This President came into office with program called, "Leave No Child Behind," and our state governor came into office with his education program, which he promised to stand behind. Yet our governor has cut the guaranteed funds to education, and from what I see, education doesn't seem to be getting funded on a national level, either.

Congressman Miller: Well, the President broke his promise. I was one of the authors of "Leave No Child Behind" and I think it's a very important piece of legislation but it hinges upon states and local school districts having sufficient money to bring about the reforms that are called for in the act, in terms of high standards, of assessments, of a qualified teacher in every classroom. We had long discussions with the President about the real cost of those reforms. We told him the kind of money we thought needed to be spent to bring that about. And he assured us that if we were able to pass those reforms, which I think everybody considered the most significant reforms in 35 years, in the federal role in education, that he would provide the resources. It's a five year bill, he provided the resources for one year and he hasn't provided the resources in the last couple of years. And that's had a serious impact in terms of the opportunities for real reform and for children doing better in their schools.

Dodsworth: Did he lie?
Congressman Miller: Well, when somebody breaks their promise to you, that's what I'd say.

Dodsworth: I'm 53, in my life I've near seen such adversity between the two parties that run this country. Republicans and Democrats. Do you concur with that?
Congressman Miller: Well, I think that most of the evidence suggests the country is fairly polarized. You had a presidential election that was 50-50. The popular vote went to Al Gore, the Supreme Court went for George Bush.

Dodsworth: The U.S. Supreme Court. The Florida Supreme Court did not. And it was on a straight party line vote [for The U.S. Supreme Court].
Congressman Miller: Yes. Most of the data you see today suggests that it's 50-50. Kerry and Bush are essentially tied. And there's a lot of reasons for that. It's clear that the President is a very, very fundamental, bedrock conservative, who really doesn't believe in most governmental services, from protecting the environment to protecting social security or Medicare. He's made it very clear. But there's a like number of people in the country that strongly believe there's a role for government in promoting well-being within our society. That's the struggle you see being played out in the campaign and in the Congress. The President wants to load up the courts with right-wing ideologue judges. And there's a lot of us who feel there should be some balance on the court. And so you have a serious split in the United States Senate. You have a serious split in the House on education, on the environment, on the war in Iraq. On a whole range of issues.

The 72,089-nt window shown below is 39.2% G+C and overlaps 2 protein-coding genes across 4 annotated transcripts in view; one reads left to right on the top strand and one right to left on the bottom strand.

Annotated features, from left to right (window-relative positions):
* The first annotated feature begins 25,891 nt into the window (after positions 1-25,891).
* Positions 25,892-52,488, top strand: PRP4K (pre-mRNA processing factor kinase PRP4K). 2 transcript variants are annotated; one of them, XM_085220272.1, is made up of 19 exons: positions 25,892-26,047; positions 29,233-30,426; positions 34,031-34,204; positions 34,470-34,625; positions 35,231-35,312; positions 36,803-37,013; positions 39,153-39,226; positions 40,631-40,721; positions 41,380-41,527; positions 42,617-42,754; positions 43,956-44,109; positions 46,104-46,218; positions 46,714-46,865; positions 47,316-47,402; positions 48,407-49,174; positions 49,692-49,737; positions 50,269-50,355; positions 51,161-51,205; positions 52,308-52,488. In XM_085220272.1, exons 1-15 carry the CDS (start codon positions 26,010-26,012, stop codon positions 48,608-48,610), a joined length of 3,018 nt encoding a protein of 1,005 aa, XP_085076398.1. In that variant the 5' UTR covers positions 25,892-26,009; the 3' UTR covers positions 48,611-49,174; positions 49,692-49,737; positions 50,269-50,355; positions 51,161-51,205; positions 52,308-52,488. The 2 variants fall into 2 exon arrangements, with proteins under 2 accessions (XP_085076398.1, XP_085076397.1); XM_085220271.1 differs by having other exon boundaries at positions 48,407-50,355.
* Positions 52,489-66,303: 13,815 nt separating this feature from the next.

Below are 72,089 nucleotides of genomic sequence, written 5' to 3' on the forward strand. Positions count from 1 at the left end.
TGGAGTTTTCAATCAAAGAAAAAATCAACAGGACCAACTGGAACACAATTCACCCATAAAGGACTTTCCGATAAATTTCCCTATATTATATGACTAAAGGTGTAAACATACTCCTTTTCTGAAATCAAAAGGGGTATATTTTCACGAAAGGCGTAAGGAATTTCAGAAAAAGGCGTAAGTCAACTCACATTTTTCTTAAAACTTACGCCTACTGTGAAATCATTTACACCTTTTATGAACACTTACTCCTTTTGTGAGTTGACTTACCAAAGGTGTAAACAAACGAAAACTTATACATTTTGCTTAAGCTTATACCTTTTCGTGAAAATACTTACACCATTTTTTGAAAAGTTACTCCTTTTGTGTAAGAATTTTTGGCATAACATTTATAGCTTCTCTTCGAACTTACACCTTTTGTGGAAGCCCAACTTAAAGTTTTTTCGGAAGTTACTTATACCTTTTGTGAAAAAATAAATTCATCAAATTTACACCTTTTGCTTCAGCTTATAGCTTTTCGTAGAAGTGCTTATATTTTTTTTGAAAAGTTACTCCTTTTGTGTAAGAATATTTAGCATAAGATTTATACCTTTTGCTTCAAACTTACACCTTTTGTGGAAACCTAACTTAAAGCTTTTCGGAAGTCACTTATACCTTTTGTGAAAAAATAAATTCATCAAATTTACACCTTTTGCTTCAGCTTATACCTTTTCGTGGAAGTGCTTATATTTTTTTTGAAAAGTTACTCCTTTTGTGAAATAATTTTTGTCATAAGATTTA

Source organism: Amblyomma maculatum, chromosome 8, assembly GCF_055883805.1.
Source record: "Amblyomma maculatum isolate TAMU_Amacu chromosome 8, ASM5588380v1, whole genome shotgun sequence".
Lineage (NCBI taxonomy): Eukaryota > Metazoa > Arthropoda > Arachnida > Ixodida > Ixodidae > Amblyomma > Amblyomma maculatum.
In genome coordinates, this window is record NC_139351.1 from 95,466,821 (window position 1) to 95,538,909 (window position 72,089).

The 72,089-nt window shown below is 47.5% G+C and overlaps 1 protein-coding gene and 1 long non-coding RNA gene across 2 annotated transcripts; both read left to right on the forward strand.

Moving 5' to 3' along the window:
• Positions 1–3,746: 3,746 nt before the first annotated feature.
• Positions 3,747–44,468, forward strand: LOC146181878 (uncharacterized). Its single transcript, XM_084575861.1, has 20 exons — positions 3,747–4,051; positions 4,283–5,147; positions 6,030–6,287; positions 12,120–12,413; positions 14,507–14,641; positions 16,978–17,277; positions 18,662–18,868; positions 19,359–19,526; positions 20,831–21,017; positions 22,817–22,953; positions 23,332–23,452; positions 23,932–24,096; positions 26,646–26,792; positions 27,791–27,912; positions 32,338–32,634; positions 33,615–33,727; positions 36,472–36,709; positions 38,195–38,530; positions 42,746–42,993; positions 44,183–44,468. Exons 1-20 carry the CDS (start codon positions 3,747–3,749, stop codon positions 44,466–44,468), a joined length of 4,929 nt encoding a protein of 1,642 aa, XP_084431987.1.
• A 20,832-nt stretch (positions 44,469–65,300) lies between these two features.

Dodsworth: What can be done? What is that like to work with?
Congressman Miller: Well, that's the nature of democracy. In another system of government I guess you'd just come in and impose your views but that's the struggle of… that's what democracy is about.
This November, either the people will be concerned enough to go out an vote or they won't. We really don't get much voter participation in this country compared to so many other countries. Whether that's because people feel it doesn't make a difference or people feel the country is basically going OK or not remains to be seen but… in democracy you don't get to just end the debate. The debate continues so the struggle continues.

This is now… this polarization has been happening over the last several years. It's very hard to try to… you know, I passed one of the few bi-partisan bills, or two of the biggest bi-partisan bills. One in the area of environmental protection, one in the area of education. But there hasn't been much of that in the Congress.

It's rare. It's harder and harder. Tom Delay really doesn't want… the Republican leader in the House really doesn't want to work with Democrats. He wants to do it his way and he waits until he can get enough Republican votes, and then (he) passes it. And he doesn't want debate. He doesn't allow debate. He doesn't allow amendments. He doesn't allow public hearings on those efforts. And so there really is a desire… he said he really is looking for one-party government! He'd like to crush the Democrats so he could just do it his way with even less public input or debate or what have you. But that's really not the tradition or history of our country.

It's supposed to be a public process … how you make the laws and govern this country. You're supposed to have the debates and protect the rights of the minority in the government so they can put forth a view that may be different than the majority. But then you vote and that's fine. You don't get to win every vote or lose every vote. Whatever. But that's not what's happening here. They're really trying to take over the government, for one party, from the White House to the Senate to the Congress.

It's not me who is saying this. People who are Congressional scholars or Presidential scholars are looking at what's going on here and it's pretty clear. But again, that's why we'll have an election in November. That's why you see probably the highest level of energy turning out for the Democratic party, and people opposed to George Bush, that I've seen in decades. That's the process. That's the process.